Are there Specific times of day my child should be sleeping? Yes!!
Here are your ideal sleep schedules for children ages 4 months – 5 years
Yes! There are absolutely specific times of day that your child should be sleeping. While the frequency and relevance of these times will change as your child ages (and starts dropping naps) the times stay concrete. Sleep is still unorganized for babies under the age of 4 months and while you can do some things to help guide their sleep through sleep shaping (see: Sleep Shaping For Infants) they are essentially in charge of their own sleep schedule.
**Drowsy But Awake Sleep Tip!**
Start practicing drowsy but awake by 3 months of age. This is something you will need to do regardless of your child’s age if you have not done it yet. This is the key to teaching your child how to self-soothe which is the process under which they put themselves to sleep independently and back to sleep from nap and night wakings.
At then end of your soothing routine, as you are rocking them etc, place them in the crib before they fall asleep, this is the state known as drowsy but awake. On a scale of 1-10, 10 being totally asleep, aim for a 7-8, they are sleepy but are also aware that you are placing them down. Do this for every nap and night sleep as well as after all night feedings. This is the KEY to successful sleep training!!
At 4 months of age you will be able to help sleep train them into an age appropriate, biologically beneficial, and restorative sleep schedule. The sleep times or parameters on this schedule will stay the same until they start dropping naps. These schedules will look like:
Schedule 4-8 months:
Wake time: Acceptable wake times can range anywhere between 5:30-7am. Any earlier than 5am can be considered a night waking and should be treated as such. If your child is still sleeping by 7am, wake them up, this is imperative in order to protect the day’s naps.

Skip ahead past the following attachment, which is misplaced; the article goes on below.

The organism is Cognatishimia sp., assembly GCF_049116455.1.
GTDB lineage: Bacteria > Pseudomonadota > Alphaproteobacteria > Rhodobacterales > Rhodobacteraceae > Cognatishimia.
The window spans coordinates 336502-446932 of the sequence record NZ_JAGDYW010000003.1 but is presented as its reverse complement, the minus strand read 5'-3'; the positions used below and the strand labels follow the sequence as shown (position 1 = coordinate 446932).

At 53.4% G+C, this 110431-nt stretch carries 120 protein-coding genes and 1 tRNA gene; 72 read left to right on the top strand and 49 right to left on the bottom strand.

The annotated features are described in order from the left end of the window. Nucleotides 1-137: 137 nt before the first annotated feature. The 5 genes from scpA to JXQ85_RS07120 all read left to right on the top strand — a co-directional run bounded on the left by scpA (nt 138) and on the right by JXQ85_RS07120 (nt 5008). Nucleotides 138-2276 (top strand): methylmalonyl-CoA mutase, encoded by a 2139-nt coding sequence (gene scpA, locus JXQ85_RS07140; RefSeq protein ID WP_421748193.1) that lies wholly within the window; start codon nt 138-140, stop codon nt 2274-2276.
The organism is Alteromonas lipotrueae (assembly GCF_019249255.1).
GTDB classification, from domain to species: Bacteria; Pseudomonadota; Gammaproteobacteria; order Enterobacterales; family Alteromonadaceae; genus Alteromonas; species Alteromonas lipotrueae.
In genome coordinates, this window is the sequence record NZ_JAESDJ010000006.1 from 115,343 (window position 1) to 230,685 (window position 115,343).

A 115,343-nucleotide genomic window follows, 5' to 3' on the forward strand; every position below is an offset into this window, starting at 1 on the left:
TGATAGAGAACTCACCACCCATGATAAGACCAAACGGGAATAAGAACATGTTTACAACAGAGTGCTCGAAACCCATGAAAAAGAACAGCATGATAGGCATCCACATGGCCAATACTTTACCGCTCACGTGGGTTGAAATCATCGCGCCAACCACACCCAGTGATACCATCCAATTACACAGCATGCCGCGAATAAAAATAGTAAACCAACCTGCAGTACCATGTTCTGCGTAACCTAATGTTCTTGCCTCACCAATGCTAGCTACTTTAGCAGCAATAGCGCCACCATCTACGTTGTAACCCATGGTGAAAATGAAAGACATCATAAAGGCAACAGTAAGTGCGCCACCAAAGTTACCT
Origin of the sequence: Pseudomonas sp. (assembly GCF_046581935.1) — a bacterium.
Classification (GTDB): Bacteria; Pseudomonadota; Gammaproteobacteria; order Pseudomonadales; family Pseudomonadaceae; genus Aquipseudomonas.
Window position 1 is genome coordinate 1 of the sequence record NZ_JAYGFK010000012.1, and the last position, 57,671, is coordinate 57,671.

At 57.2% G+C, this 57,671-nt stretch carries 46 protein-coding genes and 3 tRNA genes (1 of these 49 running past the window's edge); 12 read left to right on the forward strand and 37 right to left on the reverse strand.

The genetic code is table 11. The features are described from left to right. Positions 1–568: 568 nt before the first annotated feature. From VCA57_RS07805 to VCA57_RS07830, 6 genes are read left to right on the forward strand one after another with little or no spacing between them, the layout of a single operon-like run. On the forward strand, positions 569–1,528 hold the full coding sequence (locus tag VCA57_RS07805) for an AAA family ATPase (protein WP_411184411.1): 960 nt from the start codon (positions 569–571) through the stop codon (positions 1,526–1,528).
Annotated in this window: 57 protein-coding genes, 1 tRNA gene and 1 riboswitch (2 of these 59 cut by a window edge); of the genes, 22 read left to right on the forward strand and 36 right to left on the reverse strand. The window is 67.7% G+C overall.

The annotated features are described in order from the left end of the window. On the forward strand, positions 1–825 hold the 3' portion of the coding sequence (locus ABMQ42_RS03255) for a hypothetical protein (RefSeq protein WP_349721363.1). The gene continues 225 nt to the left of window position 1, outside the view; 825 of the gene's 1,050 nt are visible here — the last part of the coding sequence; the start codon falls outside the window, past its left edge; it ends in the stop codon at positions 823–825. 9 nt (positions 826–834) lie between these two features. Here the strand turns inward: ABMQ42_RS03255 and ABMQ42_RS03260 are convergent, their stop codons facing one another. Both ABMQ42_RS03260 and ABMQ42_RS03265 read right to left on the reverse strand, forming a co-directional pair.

Nap 1: 9am- or as close to it as you can – for younger babies 9am might not be possible, stretch as close to 8:30 as you can and once your training method has helped to lengthen those naps, you start pushing that nap 1 start time closer and closer to 9am.
Nap 2:1pm- or as close to it as you can-again, for the younger ones or for those who are taking short naps, aim for as close to 12/12:30 as you can and once the first nap has lengthened, this start time needs to be moved closer to 1pm.
Nap 3: Catnap/bridge nap. Taken within two hours from the end of nap 2, if they are not capable of an awake period of two hours, then start this nap 1.5 hours from the end of nap 2. Do not start this nap later than 4/4:30. Always have them up from this nap by 5pm at the latest, regardless of what time it started.
Bedtime: Within two hours from the end of the catnap. Again, use 1.5 hours if they are not yet capable of being awake for 2 hours at a time.
**If the catnap is skipped, bedtime will fall early, within 3.5-4 hours from the end of nap 2.
**Leave for a minimum of 1 hour for all naps, 75 minutes if possible. If they wake before 75 minutes have elapsed either leave them to self soothe back to sleep or use your sleep training method to assist them in falling back to sleep.
8 months-15 months (average age babies drop from 2 naps to 1)
Nap 1: 9am
Nap 2: 1pm
Bedtime: Within 3.5-4 hours after the end of nap 2
15 months-whenever last nap is dropped for good varies anywhere from 3-5 years
The afternoon nap is the only nap taken at this age. It usually falls around 12-1, being pushed closer to one as they adjust from dropping the morning nap.
You may wonder why the schedule falls as it does, there is a definitive science behind this sleep schedule, stay tuned to next week’s free tip Tuesday to find out why and for tips to trouble shoot common issues with assimilating to these schedules.